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Rare Events and the Equity Premium

  • Robert J. Barro

The allowance for low-probability disasters, suggested by Rietz (1988), explains a lot of puzzles related to asset returns and consumption. These puzzles include the high equity premium, the low risk-free rate, the volatility of stock returns, and the low values of typical macro-econometric estimates of the intertemporal elasticity of substitution for consumption. Another mystery that may be resolved is why expected real interest rates were low in the United States during major wars, such as World War II. This resolution works even though price-earnings ratios tended also to be low during the wars. This approach achieves these explanations while maintaining the tractable framework of a representative agent, time-additive and iso-elastic preferences, complete markets, and i.i.d. shocks to productivity growth. Perhaps just as puzzling as the high equity premium is why Rietz's framework has not been taken more seriously by researchers in macroeconomics and finance.

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Paper provided by National Bureau of Economic Research, Inc in its series NBER Working Papers with number 11310.

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Date of creation: May 2005
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Handle: RePEc:nbr:nberwo:11310
Note: AP EFG ME
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  1. Mehra, Rajnish & Prescott, Edward C., 1985. "The equity premium: A puzzle," Journal of Monetary Economics, Elsevier, vol. 15(2), pages 145-161, March.
  2. Campbell, John, 2000. "Asset Pricing at the Millennium," Scholarly Articles 3294737, Harvard University Department of Economics.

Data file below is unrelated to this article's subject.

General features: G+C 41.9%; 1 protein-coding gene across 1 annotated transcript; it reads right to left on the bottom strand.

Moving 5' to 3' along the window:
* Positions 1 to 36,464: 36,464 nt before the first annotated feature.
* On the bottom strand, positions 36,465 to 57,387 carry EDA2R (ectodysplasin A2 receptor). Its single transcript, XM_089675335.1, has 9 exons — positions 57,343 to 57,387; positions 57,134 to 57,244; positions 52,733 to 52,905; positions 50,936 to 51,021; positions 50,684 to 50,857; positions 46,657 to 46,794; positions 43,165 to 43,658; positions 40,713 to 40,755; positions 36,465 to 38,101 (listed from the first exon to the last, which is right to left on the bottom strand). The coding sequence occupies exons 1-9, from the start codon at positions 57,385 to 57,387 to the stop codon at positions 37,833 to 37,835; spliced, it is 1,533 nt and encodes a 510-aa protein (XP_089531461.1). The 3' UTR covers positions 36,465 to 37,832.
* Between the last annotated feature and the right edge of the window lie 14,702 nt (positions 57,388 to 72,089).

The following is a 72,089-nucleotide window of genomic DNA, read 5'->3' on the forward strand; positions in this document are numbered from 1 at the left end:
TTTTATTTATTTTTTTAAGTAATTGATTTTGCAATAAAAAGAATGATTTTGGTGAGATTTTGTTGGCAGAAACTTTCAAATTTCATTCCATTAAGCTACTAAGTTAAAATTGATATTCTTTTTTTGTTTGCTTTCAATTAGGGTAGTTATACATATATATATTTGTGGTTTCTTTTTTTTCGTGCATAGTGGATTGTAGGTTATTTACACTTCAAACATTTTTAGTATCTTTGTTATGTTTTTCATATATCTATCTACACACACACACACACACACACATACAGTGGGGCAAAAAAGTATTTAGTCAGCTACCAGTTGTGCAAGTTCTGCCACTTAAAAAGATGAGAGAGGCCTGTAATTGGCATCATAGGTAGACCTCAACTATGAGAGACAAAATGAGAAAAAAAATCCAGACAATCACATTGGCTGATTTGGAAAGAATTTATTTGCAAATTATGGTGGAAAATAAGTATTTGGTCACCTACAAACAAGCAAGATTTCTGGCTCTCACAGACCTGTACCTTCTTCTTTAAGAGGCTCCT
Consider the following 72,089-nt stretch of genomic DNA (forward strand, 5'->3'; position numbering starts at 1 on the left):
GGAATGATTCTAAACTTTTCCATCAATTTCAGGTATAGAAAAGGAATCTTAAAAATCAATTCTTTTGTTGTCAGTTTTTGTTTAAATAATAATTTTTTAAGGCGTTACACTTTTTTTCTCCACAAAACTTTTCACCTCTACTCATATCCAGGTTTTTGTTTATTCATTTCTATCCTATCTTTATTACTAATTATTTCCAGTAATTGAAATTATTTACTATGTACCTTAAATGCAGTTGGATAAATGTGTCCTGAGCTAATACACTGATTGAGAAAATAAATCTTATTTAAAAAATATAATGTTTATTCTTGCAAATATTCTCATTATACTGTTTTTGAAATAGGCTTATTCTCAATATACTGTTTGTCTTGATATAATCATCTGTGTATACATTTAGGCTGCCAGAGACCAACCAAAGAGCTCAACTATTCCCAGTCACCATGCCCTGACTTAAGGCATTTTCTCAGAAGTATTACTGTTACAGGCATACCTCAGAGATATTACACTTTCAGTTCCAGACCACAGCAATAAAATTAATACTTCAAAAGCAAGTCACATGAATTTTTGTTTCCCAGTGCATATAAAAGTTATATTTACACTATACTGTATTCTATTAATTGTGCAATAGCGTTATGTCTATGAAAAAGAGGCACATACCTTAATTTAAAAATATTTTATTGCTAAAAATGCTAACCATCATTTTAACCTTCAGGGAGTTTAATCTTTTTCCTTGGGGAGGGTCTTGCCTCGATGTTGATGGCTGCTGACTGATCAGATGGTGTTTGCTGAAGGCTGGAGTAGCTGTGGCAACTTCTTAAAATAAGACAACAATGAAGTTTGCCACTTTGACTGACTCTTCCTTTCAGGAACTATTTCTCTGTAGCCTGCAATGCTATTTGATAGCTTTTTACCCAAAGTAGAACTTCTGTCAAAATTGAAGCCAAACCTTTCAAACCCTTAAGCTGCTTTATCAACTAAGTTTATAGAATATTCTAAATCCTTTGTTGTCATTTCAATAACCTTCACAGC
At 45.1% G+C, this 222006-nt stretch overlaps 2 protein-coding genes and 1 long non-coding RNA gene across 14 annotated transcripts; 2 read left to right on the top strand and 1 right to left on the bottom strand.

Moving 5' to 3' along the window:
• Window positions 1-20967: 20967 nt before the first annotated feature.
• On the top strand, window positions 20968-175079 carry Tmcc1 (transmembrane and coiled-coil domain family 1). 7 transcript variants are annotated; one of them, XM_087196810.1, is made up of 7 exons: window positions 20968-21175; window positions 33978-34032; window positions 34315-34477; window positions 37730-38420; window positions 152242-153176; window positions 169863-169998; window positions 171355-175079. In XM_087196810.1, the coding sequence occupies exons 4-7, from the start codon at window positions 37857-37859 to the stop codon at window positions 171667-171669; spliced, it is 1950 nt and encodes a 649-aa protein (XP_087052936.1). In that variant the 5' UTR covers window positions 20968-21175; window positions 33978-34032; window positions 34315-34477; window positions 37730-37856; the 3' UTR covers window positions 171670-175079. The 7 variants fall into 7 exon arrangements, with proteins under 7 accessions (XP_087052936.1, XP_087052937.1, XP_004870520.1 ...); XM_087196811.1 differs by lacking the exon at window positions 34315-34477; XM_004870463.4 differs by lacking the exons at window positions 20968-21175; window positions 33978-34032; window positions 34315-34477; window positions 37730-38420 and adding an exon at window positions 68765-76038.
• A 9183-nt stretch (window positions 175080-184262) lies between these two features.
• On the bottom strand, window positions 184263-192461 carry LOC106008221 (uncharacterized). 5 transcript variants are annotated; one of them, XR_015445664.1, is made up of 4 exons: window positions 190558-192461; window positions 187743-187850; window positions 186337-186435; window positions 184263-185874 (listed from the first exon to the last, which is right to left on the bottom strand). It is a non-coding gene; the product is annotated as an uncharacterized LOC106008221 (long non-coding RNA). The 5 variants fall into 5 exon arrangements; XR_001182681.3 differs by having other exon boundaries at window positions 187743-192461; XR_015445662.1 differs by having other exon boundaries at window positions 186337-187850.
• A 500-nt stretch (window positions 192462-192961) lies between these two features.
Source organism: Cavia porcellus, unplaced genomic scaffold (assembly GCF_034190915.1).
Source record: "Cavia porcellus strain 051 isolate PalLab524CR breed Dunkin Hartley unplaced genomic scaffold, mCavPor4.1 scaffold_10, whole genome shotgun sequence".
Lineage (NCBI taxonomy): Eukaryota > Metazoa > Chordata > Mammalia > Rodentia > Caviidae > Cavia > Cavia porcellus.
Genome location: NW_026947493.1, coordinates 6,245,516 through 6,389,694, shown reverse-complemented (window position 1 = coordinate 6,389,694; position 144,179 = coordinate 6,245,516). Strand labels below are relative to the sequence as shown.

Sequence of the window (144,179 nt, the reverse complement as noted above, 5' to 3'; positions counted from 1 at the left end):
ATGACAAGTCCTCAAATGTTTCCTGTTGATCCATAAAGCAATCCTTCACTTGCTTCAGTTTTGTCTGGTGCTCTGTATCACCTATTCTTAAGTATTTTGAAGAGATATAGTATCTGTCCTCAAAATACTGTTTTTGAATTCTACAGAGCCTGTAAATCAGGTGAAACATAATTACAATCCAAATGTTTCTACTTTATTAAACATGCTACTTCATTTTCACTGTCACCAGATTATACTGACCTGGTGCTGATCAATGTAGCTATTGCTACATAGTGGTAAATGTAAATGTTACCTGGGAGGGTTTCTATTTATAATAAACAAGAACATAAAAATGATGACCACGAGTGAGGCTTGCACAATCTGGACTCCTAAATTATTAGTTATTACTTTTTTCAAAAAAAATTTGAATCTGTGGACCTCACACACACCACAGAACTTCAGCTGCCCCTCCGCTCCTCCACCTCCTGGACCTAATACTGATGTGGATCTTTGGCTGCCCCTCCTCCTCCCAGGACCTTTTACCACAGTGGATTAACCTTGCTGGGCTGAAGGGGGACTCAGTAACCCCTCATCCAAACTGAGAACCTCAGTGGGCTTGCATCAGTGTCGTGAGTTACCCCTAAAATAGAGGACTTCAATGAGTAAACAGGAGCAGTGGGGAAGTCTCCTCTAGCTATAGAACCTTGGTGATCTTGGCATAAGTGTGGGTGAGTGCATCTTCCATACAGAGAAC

3. Russett, Bruce & Slemrod, Joel, 1993. "Diminished Expectations of Nuclear War and Increased Personal Savings: Evidence from Individual Survey Data," American Economic Review, American Economic Association, vol. 83(4), pages 1022-33, September.
  4. Timothy Kehoe & Edward Prescott, 2002. "Data Appendix to Great Depressions of the Twentieth Century," Technical Appendices kehoe02, Review of Economic Dynamics.
  5. Kocherlakota, Narayana R, 1990. " Disentangling the Coefficient of Relative Risk Aversion from the Elasticity of Intertemporal Substitution: An Irrelevance Result," Journal of Finance, American Finance Association, vol. 45(1), pages 175-90, March.
  6. Romer, Christina D., 1988. "World War I and the postwar depression A reinterpretation based on alternative estimates of GNP," Journal of Monetary Economics, Elsevier, vol. 22(1), pages 91-115, July.
  7. Rajnish Mehra & Edward C. Prescott, 2003. "The Equity Premium in Retrospect," NBER Working Papers 9525, National Bureau of Economic Research, Inc.
  8. Philippe Jorion & William N. Goetzmann, 1999. "Global Stock Markets in the Twentieth Century," Journal of Finance, American Finance Association, vol. 54(3), pages 953-980, 06.
  9. Constantinides,George & Duffie,Darrel, 1992. "Asset pricing with heterogeneous consumers," Discussion Paper Serie A 381, University of Bonn, Germany.
  10. Robert E. Hall, 1981. "Intertemporal Substitution in Consumption," NBER Working Papers 0720, National Bureau of Economic Research, Inc.
  11. Casey B. Mulligan, 1997. "Pecuniary Incentives to Work in the U.S. during World War II," NBER Working Papers 6326, National Bureau of Economic Research, Inc.
  12. Rietz, Thomas A., 1988. "The equity risk premium a solution," Journal of Monetary Economics, Elsevier, vol. 22(1), pages 117-131, July.
  13. John Y. Campbell & Robert J. Shiller, 2001. "Valuation Ratios and the Long-run Stock Market Outlook: An Update," Cowles Foundation Discussion Papers 1295, Cowles Foundation for Research in Economics, Yale University.
  14. Lucas, Robert E, Jr, 1978. "Asset Prices in an Exchange Economy," Econometrica, Econometric Society, vol. 46(6), pages 1429-45, November.
  15. Mehra, Rajnish & Prescott, Edward C., 1988. "The equity risk premium: A solution?," Journal of Monetary Economics, Elsevier, vol. 22(1), pages 133-136, July.
  16. Timothy J. Kehoe & Edward C. Prescott (), 2007. "Great depressions of the twentieth century," Monograph, Federal Reserve Bank of Minneapolis, number 2007gdott.
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